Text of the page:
So I slowed down. I remembered to practice diaphragmatic breathing before I did anything. Again I tried to see things from his perspective, and I started to notice that it took his mind a while to process what I was asking him to do. He wasn’t necessarily resisting me—he just needed time to think about it. I learned to ask direct questions clearly and simply, one at a time.
On the first day of the next trip, I merely mentioned that perhaps we should wash the sheets. He said, “No, they don’t need it.” And I simply replied, “Okay.” Then the next day I brought it up again, and he said, “We’ll see.” On the third day he asked, “Why don’t we change the sheets today?” and helped me. After a few more visits, he would bring up changing the sheets before I did.
His desire to help with the sheets (when it would have been so much faster to do it myself) made me realize that he wanted to spend time doing things with me. It was his way of feeling useful but also his way of trying to connect. He was a doer, not a talker, so he didn’t know how else to communicate.
I looked for other activities we could do together. He was happy when he cooked and he liked telling me what to do; I liked spending time with him when he was happy, so I enjoyed being his assistant. Cooking and sharing meals became a way for us to heal the deep emotional pain between us.
Ram Dass once said, “If you think you’re enlightened, go spend a weekend with your parents.”
Ram Dass once said, “If you think you’re enlightened, go spend a weekend with your parents.” It’s true. If you’re willing to be a detached observer (vairagya) and be honest with yourself, your parents can be clear mirrors of where you are and what you still have to work on—it can be a humbling experience.
For instance, I thought my father was very stubborn. We had an ongoing battle about my habit of wearing a watch indoors. He kept telling me to take it off. I refused. Then one day it occurred to me that I was as stubborn as he was, so I took off the watch. I could finally do it out of respect for his wishes, rather than as my ego giving in to his. When I stopped fighting him, I noticed that he’d do little things for me, too, like stocking the fridge with my favorite foods.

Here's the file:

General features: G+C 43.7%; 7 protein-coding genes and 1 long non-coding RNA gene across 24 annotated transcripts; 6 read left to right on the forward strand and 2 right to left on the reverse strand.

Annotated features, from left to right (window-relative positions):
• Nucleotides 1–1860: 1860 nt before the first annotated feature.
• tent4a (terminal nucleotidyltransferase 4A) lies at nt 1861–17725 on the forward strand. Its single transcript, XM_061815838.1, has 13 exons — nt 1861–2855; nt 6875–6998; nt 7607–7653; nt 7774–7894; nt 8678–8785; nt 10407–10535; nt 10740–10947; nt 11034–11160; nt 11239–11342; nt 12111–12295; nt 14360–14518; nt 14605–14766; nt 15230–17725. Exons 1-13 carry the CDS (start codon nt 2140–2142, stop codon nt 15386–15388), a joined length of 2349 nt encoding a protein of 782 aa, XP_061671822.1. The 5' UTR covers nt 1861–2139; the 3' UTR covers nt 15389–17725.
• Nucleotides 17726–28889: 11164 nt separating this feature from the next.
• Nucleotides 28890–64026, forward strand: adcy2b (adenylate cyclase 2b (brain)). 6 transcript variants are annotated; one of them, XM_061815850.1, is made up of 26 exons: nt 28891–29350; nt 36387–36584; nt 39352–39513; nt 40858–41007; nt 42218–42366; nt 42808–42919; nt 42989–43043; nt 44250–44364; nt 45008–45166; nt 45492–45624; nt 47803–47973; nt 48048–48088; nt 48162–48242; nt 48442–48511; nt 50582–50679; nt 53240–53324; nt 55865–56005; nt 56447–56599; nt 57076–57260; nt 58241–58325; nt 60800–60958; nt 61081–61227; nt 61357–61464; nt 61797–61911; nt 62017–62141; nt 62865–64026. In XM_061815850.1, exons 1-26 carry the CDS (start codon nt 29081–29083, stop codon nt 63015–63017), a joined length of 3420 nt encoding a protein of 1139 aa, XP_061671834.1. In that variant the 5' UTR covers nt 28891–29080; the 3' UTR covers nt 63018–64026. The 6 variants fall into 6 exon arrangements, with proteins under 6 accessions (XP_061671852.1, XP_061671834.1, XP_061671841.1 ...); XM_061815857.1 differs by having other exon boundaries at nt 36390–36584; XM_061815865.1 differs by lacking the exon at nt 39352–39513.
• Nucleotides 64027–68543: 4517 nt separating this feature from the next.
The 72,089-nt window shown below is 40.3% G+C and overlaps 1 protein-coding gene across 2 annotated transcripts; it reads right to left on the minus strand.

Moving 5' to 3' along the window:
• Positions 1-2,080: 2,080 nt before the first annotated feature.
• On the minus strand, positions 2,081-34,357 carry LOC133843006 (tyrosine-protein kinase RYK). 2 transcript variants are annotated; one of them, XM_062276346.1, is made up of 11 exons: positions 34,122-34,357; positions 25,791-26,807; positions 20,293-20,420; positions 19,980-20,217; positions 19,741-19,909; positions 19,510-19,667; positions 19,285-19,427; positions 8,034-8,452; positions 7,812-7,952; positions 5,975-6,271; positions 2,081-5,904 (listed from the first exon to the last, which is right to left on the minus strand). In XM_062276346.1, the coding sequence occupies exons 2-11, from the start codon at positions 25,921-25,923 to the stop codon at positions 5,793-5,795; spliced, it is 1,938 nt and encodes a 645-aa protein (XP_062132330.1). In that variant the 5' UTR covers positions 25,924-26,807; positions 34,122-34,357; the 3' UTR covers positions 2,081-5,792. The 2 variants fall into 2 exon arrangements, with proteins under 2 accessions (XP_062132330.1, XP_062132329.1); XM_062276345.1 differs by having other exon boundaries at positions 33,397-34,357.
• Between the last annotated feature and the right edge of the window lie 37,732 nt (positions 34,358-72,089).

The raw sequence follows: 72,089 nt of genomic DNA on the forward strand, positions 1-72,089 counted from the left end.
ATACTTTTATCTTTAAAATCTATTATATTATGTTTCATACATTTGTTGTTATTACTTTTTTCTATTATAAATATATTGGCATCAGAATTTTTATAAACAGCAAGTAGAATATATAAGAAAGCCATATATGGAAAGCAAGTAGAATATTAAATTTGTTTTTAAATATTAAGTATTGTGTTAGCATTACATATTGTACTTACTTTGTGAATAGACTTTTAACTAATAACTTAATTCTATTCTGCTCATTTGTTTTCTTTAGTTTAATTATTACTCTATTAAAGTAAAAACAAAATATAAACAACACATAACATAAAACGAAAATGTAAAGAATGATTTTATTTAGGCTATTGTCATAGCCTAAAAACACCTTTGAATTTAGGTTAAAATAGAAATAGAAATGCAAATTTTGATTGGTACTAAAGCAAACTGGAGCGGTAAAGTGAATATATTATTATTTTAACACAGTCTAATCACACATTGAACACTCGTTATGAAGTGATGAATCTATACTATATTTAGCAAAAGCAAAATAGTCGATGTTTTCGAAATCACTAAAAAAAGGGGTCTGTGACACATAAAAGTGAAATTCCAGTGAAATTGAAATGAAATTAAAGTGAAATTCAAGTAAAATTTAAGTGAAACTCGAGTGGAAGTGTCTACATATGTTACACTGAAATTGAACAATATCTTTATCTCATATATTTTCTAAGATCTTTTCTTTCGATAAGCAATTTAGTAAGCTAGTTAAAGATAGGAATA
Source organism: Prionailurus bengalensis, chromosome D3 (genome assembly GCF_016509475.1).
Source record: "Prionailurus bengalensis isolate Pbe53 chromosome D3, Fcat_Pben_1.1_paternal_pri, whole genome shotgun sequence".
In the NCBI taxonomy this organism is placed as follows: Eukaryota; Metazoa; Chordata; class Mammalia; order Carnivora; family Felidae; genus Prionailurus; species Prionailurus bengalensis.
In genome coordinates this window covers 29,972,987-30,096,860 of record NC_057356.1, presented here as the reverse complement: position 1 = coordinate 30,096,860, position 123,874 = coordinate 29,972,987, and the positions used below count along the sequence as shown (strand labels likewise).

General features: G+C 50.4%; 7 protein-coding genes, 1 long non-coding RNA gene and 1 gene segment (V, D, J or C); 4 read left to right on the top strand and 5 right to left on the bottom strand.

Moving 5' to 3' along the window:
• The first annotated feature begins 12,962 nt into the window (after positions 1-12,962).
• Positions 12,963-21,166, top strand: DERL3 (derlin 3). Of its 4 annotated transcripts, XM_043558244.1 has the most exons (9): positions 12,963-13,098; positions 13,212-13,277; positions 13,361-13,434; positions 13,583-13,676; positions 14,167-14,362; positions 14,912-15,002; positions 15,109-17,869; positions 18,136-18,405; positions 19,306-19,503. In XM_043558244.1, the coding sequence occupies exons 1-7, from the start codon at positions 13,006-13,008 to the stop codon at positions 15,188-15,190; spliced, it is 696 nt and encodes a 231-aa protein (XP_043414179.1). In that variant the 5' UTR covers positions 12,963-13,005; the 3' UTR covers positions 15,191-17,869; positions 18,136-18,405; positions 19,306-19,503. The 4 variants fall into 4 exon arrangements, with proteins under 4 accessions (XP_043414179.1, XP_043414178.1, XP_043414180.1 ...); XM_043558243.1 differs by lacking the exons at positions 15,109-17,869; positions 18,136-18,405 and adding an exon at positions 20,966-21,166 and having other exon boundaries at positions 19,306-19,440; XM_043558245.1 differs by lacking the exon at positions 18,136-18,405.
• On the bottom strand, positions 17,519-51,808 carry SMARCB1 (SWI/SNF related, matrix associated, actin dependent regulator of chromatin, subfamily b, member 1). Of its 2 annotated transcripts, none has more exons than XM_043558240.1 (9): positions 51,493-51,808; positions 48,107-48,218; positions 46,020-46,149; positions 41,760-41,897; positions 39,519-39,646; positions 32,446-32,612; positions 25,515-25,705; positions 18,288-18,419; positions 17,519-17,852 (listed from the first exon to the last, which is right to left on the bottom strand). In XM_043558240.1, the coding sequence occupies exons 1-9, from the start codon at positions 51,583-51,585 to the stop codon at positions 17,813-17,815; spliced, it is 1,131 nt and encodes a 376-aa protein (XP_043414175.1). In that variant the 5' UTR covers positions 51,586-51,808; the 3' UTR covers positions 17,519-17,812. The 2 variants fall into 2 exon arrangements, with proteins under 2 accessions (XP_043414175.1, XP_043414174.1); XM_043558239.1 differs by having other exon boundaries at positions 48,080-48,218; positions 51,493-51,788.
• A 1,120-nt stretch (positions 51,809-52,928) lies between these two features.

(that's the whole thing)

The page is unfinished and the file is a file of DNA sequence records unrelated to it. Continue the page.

The more I was willing to see my father as his own person, the deeper I could see my own core issues. Even though the ways we chose to deal with life were different, at the heart of things, we were very much the same. The more I could accept him, the more I could accept myself.
None of this was easy. Being compassionate with my father was an uphill practice for the seven years until he died. But abhyasa is about being consistent, about practicing without a break. It doesn’t mean that we aren’t allowed to get angry or frustrated. These are natural feelings; as caregivers, if we don’t nurture ourselves, our body and mind will begin to rebel.
So I found it was important to take time for myself every day. Just walking briskly around the neighborhood helped. When I could, I would drive to the marina, sit on the rocks, and let the essence of the sun, air, earth, and water fill me with natural healing.
Sometimes the strain of taking care of an elderly parent at home becomes too much. My sister (who had moved in with my father) and I had to make the heartbreaking decision to put him in a nursing home for the last month of his life. Some of my friends, however, were able to nurse their parents at home until the end and found it to be a fulfilling experience. There is no right or wrong answer; each situation is unique. What is important is to make a commitment to see it through with honesty, openness, and compassion.
The real turning point in my relationship with my father came when I was able to ask for his forgiveness for leaving home 30 years earlier. I had been waiting all those years for him to tell me how sorry he was for drinking and “ruining my life.” Then one day I realized I needed to apologize for hurting him. He asked me why I had left and I said I had been scared. He nodded as if he understood. And just like that, the venom between us was gone.
It is only when we stop fighting and begin to resolve our relationships, when we detach from our expectations and relate to our loved ones from our higher self, that we can find peace. By weaving the yogic principles of systematic practice and non-attachment into the experience of taking care of my father, I was able to reach new depths of compassion and understanding. My spiritual practice not only gave me the strength and clarity to forgive and to ask for forgiveness, it gave me the peaceful resolution with my father that I had been longing for all my life.